Citizen Rail, helmed by executive chef Christian Graves, is the wood-fired grill restaurant in the hotel. “Not only does the culinary team use the grill for meat offerings but they do a great job of cooking a wide array of vegetables dishes,” DeLuna said. “The restaurant space complements the overall look of the hotel.” Chris Burmeister is the lead bar manager and creates innovative cocktails like the buck shot, which is composed of Bulleit rye, ginger, honey and lime.
Central to the design is the installation of more than 700 museum-quality, original and limited edition pieces of art created by 32 local artists. “The art collection is not something you would expect. It is personal and approachable. People can interact with each piece,” DeLuna said. The first piece of art guests see is an illuminated piece created by Joel Swanson titled “Here There” and is located in the porte cochere.
DeLuna said one of his favorite collections is a grouping of nine photographs taken of Union Station in the 1990s by photographer Kim Allen. “It shows a desolate, abandoned environment that this central hub grew out of. It allows you to appreciate where this area was 25 years ago.”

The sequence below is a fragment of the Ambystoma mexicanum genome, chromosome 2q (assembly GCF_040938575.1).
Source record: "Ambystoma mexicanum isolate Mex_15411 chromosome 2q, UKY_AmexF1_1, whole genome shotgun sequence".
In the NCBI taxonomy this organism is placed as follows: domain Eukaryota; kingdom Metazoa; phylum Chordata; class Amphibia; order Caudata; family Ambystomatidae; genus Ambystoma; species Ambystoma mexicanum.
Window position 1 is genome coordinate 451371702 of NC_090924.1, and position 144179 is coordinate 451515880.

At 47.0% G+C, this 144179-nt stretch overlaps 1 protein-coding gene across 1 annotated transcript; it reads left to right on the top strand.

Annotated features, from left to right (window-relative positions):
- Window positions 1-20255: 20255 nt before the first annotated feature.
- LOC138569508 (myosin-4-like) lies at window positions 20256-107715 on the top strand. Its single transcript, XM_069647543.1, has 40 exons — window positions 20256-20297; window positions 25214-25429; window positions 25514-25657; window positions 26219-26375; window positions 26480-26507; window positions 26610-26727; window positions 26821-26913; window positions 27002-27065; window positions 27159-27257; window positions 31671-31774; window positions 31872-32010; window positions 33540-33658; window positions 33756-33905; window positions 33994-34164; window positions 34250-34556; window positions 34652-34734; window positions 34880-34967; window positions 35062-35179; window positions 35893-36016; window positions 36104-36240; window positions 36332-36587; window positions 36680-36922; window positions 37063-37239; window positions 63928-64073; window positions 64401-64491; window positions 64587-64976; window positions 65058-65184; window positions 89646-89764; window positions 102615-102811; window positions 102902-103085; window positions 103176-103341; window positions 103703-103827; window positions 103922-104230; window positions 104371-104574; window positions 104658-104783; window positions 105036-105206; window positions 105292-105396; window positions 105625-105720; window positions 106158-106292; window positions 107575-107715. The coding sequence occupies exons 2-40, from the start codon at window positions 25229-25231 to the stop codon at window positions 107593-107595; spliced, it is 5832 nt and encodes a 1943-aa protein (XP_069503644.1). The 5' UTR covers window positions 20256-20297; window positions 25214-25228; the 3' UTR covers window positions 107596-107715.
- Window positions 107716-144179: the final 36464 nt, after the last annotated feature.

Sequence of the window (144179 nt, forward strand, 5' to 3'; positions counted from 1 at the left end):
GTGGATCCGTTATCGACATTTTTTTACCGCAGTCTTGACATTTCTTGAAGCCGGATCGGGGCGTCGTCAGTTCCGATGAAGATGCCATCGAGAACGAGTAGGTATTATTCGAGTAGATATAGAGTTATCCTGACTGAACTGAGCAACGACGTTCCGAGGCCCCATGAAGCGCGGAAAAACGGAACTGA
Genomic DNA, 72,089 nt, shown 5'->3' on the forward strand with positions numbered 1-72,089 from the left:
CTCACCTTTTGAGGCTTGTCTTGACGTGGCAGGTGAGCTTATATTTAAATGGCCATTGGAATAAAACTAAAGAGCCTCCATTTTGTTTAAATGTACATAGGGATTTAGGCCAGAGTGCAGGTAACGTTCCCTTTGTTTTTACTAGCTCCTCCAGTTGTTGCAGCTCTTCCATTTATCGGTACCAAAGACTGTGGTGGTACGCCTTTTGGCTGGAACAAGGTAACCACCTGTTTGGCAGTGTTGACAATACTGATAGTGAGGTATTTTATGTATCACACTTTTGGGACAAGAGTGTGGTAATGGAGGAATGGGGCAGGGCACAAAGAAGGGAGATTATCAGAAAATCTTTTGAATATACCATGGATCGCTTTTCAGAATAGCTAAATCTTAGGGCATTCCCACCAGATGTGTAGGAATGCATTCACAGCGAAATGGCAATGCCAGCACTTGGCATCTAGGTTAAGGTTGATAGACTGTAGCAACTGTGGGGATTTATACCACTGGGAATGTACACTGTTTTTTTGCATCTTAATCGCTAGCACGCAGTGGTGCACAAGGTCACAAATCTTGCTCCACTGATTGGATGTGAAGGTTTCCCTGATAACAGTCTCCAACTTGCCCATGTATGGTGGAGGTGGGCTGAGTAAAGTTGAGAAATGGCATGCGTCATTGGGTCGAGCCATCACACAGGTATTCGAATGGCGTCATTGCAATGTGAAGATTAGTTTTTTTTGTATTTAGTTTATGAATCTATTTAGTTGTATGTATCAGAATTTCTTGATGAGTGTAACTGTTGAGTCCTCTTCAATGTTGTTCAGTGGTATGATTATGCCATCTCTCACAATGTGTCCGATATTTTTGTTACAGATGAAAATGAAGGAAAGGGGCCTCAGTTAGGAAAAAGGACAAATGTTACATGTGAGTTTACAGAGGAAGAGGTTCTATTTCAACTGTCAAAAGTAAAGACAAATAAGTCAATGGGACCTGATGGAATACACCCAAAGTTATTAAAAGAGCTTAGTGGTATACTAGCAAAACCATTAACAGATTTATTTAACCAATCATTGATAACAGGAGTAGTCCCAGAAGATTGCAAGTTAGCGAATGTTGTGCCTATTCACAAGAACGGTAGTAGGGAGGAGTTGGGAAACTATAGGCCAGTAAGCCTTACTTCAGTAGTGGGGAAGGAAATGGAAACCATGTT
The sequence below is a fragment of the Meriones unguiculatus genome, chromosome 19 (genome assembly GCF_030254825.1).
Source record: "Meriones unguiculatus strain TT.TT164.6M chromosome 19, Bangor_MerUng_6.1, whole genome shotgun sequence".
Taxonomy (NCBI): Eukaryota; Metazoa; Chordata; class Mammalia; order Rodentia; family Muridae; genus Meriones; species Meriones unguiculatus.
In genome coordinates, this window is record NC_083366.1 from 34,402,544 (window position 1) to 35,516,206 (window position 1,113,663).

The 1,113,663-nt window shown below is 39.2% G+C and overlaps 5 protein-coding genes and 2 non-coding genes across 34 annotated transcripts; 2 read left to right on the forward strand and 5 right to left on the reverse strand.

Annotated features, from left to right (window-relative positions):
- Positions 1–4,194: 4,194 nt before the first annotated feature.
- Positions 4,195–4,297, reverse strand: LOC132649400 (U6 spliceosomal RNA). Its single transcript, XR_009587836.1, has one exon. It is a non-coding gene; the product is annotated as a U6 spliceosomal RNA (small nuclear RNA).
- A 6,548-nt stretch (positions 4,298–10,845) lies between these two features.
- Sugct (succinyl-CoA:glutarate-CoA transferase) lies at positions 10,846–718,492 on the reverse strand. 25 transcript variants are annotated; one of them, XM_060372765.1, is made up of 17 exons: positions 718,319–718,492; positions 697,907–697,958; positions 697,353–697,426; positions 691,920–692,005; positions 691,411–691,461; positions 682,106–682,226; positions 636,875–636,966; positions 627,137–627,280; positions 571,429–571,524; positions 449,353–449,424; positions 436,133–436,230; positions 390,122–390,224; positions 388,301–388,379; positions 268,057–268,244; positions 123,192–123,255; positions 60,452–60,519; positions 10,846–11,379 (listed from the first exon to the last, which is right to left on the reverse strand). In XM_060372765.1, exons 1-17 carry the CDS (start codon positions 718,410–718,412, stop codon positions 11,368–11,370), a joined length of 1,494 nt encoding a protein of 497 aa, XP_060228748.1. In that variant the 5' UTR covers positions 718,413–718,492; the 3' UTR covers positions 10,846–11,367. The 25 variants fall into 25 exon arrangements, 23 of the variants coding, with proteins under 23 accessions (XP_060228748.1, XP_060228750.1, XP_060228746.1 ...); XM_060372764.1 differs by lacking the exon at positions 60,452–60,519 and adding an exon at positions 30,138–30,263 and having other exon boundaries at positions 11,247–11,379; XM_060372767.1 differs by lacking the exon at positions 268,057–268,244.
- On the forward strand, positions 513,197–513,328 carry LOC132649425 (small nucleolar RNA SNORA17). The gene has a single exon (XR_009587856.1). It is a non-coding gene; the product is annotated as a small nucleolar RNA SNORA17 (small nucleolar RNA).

Guests have access to the complimentary Born-branded bicycles to tour Denver. Amenities abound in the nearby vicinity with easy access to and from DIA via the A train at Union Station, dining at Tavernetta by Frasca, the Italian restaurant from the team at Frasca Food and Wine in Boulder. For a daily fee of $20, guests have access to Colorado Athletic Club and the Museum of Contemporary Art.
Visitors can expect to feel special. “What makes this property exceptional is the level of service from the staff,” DeLuna said. “It is unpretentious and approachable.”
Guest room rates range from $239 to $1,500 per night.
Kathy Smith is a copy and magazine editor, freelance writer and frequent contributor to the New West Publishing family of magazines.